The perception of patterns where they really do not really exist is known as apophrenia3 (from Gk. apo– “off of or away from” +phren– “mind” +ia). Probably the most accessible instances of pattern over-detection are visual, where they are known as pareidolia. Pareidolia is the reason people see the virgin mary in a grilled cheese sandwich and Satan’s face in the smoke of the crumbling WTC towers. It’s why we can see faces and animals in cloud formations, and we can’t help but find some pattern in a Rorschach inkblot. It seems to me quite unsurprising that the most common interpretations of these abstract images seem to be faces, humans, and other animals—all of which would be important to primative human survival.
Of course the detection of these patterns does us no good if we don’t apply them. When we run across something new we cross-check it against our internal list of known patterns, and we develop a set of assumptions. Another word for this pattern application is stereotyping, a word which has unfortunately been vilified due to the existence of potentially-harmful types of stereotyping like sexism and racism. We would do well to watch how we use our words and where we place our emotional emphasis, however, because even these words might not be the real culprits. Stating that women and men differ physically is literally sexism, and that Caucasians have “white” skin is literally racism; sexual and racial prejudices are the actual concerns.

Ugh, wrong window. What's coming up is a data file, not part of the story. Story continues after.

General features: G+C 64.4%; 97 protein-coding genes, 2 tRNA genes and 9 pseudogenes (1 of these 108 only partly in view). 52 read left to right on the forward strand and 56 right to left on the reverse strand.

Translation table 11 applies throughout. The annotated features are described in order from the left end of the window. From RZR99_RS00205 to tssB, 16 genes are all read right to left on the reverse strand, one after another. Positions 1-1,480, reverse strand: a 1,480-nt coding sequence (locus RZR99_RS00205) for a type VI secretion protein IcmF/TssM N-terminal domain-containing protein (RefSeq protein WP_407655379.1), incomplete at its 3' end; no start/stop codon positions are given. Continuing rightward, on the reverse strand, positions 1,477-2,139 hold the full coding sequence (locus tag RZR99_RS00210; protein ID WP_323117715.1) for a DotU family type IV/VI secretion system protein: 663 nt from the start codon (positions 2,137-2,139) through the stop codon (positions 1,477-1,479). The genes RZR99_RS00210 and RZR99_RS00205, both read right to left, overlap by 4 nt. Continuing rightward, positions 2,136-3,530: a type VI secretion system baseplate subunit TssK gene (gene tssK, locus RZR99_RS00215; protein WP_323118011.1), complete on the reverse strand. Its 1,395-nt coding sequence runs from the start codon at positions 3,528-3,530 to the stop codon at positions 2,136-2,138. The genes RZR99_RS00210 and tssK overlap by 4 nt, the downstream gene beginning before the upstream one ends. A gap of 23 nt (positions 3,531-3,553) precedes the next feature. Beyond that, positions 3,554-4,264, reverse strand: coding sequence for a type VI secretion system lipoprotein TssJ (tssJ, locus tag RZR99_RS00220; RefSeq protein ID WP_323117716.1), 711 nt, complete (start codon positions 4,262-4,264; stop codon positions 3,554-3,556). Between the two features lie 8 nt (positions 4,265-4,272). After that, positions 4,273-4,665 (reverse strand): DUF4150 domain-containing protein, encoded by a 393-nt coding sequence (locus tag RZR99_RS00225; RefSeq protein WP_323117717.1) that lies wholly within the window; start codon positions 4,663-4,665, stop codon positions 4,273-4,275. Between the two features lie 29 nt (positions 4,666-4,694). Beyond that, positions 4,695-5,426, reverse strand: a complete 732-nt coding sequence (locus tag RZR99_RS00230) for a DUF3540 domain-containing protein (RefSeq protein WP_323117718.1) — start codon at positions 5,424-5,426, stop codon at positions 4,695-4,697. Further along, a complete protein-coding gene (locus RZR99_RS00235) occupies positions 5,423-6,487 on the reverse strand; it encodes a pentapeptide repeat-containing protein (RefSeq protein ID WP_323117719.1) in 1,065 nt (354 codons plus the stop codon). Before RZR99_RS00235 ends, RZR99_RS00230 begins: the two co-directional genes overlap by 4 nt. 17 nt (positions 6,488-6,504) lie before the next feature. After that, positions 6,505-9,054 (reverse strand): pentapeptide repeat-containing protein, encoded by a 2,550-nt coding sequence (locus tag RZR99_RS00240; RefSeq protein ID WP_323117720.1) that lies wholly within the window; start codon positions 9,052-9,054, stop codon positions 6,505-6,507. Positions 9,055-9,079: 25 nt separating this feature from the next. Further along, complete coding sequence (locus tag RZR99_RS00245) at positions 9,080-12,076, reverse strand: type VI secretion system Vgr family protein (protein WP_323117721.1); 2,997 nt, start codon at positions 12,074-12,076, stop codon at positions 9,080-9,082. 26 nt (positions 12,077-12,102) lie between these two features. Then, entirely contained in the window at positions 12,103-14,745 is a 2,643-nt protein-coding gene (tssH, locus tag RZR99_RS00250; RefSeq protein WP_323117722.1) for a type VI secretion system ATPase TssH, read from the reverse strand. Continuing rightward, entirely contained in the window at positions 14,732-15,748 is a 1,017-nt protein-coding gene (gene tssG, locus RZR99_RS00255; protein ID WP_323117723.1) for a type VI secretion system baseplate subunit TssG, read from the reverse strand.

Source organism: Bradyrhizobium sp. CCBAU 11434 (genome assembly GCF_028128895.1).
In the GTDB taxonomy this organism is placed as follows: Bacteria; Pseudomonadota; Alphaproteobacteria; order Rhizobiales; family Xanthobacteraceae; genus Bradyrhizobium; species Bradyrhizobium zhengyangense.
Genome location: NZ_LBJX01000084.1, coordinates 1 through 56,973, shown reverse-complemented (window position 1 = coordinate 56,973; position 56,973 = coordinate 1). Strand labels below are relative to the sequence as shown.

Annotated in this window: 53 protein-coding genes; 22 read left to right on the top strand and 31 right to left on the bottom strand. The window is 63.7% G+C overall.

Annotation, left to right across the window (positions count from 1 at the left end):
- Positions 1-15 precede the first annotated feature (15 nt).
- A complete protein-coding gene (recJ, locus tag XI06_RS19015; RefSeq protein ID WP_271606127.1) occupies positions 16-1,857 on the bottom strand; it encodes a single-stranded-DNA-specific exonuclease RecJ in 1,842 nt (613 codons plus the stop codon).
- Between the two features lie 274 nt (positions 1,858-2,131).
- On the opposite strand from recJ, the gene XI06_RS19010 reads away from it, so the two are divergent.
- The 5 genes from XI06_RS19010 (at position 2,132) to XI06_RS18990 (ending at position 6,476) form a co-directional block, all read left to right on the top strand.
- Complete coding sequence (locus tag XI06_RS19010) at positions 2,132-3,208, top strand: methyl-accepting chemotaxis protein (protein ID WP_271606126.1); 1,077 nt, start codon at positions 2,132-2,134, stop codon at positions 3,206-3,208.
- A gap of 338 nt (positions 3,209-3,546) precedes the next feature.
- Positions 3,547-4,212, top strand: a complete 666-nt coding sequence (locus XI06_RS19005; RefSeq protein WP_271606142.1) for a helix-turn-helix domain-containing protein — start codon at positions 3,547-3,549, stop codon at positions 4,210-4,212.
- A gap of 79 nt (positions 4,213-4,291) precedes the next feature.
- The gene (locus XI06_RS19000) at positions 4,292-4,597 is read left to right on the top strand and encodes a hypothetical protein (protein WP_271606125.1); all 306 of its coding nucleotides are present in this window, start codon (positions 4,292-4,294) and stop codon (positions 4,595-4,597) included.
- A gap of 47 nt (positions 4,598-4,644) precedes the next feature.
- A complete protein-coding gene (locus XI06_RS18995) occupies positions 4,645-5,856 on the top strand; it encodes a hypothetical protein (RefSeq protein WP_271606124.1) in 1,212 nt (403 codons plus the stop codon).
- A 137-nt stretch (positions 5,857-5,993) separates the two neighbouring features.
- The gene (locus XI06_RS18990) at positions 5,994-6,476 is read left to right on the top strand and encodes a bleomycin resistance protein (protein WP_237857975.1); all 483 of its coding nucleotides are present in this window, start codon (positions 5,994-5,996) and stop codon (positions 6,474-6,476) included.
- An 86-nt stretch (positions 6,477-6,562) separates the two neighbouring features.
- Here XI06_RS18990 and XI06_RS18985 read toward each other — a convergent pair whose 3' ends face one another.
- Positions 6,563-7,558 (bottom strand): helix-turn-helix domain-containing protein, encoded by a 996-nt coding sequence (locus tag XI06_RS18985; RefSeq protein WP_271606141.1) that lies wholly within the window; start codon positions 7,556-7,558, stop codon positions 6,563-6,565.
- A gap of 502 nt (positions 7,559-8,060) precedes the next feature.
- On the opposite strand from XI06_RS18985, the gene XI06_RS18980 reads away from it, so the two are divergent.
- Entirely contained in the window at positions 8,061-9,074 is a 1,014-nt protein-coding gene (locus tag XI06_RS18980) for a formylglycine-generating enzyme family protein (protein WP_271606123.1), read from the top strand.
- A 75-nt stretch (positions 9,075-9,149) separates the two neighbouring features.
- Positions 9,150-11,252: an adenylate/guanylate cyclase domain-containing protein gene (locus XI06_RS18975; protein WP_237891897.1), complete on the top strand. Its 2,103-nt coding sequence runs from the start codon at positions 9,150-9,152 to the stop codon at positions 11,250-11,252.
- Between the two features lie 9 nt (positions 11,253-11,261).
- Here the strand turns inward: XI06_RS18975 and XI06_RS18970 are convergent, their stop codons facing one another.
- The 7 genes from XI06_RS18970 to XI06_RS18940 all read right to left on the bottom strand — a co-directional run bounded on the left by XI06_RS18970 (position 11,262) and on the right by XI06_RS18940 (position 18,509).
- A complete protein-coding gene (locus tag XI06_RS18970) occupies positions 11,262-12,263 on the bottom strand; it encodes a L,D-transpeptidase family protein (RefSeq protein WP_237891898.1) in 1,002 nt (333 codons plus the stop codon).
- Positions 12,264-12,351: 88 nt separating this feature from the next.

I’ve wandered far from my original topic, but in summary, always recall that you are hard-wired (wet-wired?) to find and apply patterns, and whether weather or gender is your topic, you might need to keep this mechanism in check to arrive at the right conclusion.
- It’s important to point out the assumptions I’m invoking here. First off, we have considered a binary event. If we are considering rolling the same number three times in a row on a 20-sided die, or three people having the same last name, obviously the odds are vastly different and any perceived pattern is much more likely to be a true indicator of an underlying pattern. Also, I cheated and simplified the problem by only looking at cases where the existence of an underlying pattern and non-existence are equally probable. Formally we could apply Bayes Theorem and view the problem as: P(pattern | patternness) = P(patternness | pattern) * P(pattern). This means we need to factor in the likelihood of there being a pattern, but this term is probably impossible to calculate in general; instead we must make a simplifying assumption.
- This is something of an equivilence rather than an explanation because reproductive and survival advantages are the only reasons for evolving anything.
- This word is still rather obscure, having not made it into the OED yet. In fact, it seems to be more commonly found rendered as apophenia (sans r), but this is a misspelling based on the Greek roots. The first known usage appears to be Prof. Klaus Conrad’s 1958 work, Die beginnende Schizophrenie (where the word was spelled incorrectly). Source: Marek Shemanski’s Glossary of Perplexing Language.